Is April always one long blur for you, full of stress that’s compounded by anxiety and intensified by confusion? Your passion is growing your business. Having to screech to a halt every spring and tend to taxes can range from a minor inconvenience to a major meltdown, depending on how you treat tax prep throughout the other 11 months.
Forbes advises small business owners to consider taxes “an ongoing process that needs attention throughout the year in order to be successful.” Good in theory, right? Here’s how to put it into practice.
1) Spend Quality Time with Your Records Every Week
Whether you’re a freelancing independent contractor or a growing small business with employees, keeping your records up-to-date consistently will become a natural habit the more often you discipline yourself to do it. If it’s any incentive, not doing this on a weekly basis can result in a lot of missed opportunities (read: money) come filing day.
To ensure you’re reducing your taxable income at every step, review and save all expense receipts, go over your payables and receivables for that period and be sure they are logged, and review credit card transactions and cash flow. If you need help, get help! If you’re not prepared to hire an accountant, use accounting software to record everything electronically. And be sure to back up all of your electronic files to a remote location. Many cloud storage services are free.
2) Get in a Deduction State of Mind
Start finding effective ways to increase your expenses now so that you can maximize business tax deductions next April. Do you need new office equipment? Are you making charitable donations throughout the year? Do you need to take a career-oriented class? But don’t overlook the smaller items, such as magazine subscriptions and petty cash purchases.
Keep track of fully deductible state sales tax paid on large purchases like equipment and vehicles. Interest you pay on credit cards, loans, overdue bills, and bank fees can all be deducted, so track, track, track! Automobile costs like tires, oil, insurance, and parking fees also count. Remember that if you work from a home office for which you claim a deduction, any business driving you do from home to another location and back home is deductible mileage. Business News Daily recommends a great free tool called Deductr for simplifying expense tracking.
3) Get Off the Paper and Go Online
Even if you’ve been resistant to moving away from a paper trail and into digital commerce, it’s an extremely efficient way to transact business and access records. Use online banking, online bill pay, online credit card processing, and online accounting.
4) Feather Your Retirement Nest Egg
Have you established a Roth IRA, a SEP, or a Keogh plan? Do you have access to a 401(k)? If not, prioritize this as not only a way to reduce your annual taxable income, but also to get serious about ensuring that you’ve got something waiting for you at the end of your entrepreneurial rainbow.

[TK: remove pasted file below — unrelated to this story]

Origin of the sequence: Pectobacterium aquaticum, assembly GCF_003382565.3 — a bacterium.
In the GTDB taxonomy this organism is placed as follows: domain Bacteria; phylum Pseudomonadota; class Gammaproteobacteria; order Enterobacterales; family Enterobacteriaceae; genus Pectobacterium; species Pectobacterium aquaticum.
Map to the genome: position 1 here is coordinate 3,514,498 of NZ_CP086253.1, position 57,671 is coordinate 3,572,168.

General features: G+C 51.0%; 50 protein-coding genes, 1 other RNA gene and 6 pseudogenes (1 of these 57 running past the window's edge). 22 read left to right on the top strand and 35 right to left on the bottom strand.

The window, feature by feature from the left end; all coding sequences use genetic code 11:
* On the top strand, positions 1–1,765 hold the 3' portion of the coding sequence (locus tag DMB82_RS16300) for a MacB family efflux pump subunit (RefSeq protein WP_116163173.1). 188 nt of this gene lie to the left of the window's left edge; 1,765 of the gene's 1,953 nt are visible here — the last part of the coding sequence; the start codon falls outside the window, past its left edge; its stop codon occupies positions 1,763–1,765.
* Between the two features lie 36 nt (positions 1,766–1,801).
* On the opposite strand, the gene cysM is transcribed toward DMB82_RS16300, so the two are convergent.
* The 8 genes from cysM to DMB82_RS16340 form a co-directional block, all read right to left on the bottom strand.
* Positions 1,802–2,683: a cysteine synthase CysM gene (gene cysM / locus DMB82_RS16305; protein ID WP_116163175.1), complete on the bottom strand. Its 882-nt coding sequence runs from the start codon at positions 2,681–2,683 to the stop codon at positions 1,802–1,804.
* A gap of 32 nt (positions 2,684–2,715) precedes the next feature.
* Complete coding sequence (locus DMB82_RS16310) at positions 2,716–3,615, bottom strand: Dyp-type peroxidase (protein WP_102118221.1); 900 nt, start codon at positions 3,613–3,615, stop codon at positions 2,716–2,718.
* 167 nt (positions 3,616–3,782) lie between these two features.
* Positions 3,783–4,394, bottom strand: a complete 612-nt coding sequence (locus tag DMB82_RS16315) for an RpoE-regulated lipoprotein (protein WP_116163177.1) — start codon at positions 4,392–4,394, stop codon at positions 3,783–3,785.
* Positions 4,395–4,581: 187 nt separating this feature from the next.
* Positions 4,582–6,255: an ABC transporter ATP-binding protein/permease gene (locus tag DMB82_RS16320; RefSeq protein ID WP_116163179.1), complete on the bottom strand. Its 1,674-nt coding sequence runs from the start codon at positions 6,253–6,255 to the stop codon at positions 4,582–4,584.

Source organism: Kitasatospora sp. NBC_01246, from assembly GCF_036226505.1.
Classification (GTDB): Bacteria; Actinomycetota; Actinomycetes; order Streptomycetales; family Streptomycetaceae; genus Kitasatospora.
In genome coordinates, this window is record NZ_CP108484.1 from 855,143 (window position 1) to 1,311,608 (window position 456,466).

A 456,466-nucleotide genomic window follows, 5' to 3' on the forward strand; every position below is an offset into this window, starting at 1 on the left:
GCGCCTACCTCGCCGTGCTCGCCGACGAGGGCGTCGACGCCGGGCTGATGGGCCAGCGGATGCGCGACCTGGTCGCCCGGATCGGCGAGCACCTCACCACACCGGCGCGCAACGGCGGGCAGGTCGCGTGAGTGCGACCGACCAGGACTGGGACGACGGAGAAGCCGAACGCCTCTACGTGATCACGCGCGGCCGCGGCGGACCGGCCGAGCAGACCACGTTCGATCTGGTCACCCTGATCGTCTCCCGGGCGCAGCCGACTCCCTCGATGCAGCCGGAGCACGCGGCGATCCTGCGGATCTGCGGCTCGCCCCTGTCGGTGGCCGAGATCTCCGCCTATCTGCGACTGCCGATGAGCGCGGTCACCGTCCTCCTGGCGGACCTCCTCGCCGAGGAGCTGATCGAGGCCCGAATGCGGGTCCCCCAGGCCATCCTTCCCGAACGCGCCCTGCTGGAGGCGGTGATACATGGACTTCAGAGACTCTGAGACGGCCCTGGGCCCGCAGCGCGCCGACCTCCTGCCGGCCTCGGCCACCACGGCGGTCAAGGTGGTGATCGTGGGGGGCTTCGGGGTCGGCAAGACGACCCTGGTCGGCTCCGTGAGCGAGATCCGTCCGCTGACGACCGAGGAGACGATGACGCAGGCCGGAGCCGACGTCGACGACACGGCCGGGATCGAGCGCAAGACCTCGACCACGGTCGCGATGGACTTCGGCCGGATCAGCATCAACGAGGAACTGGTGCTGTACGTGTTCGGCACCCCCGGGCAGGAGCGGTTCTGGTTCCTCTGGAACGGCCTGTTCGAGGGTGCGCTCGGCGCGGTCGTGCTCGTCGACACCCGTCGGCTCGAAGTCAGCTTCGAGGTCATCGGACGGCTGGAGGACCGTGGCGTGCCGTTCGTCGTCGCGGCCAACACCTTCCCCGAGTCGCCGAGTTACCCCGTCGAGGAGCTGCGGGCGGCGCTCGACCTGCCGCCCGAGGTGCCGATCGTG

5) Hire Independent Contractors
There has never been a more lucrative time to be a freelancer! Small business owners can take advantage of this self-managed resource explosion by using freelance workers in nearly every department of their business. Marketing, content writing, social media, direct sales, IT, web design, accounting, and general office support are just a few of the areas in which hiring independent contractors instead of employees can save you big money in payroll taxes and benefits.
Be sure you’re clear about the difference between an independent contractor and an employee, as per the IRS definitions. Caron Beesley at AllBusiness.com distinguishes between the two classifications this way:
“Independent Contractor – The general rule is that an individual is an independent contractor if you, the person for whom the services are performed, have the right to control or direct only the result of the work and not the means and methods of accomplishing the result. Essentially independent contractors are considered to be in business for themselves. They take care of their own tax obligations and benefits.
Employee – Anyone who performs services for you is your employee if you can control what will be done and how it will be done. This is so even when you give the employee freedom of action. What matters is that you have the right to control the details of how the services are performed.”
Make 2015 the year in which you resolve to stay on top of your records and tax materials—and stick to your resolution! Your return will be accurate and complete, and you’ll sleep a whole lot better before, during, and after April 2016! Here are some other great helpers recommended by Business News Daily to support you in accomplishing your tax goals.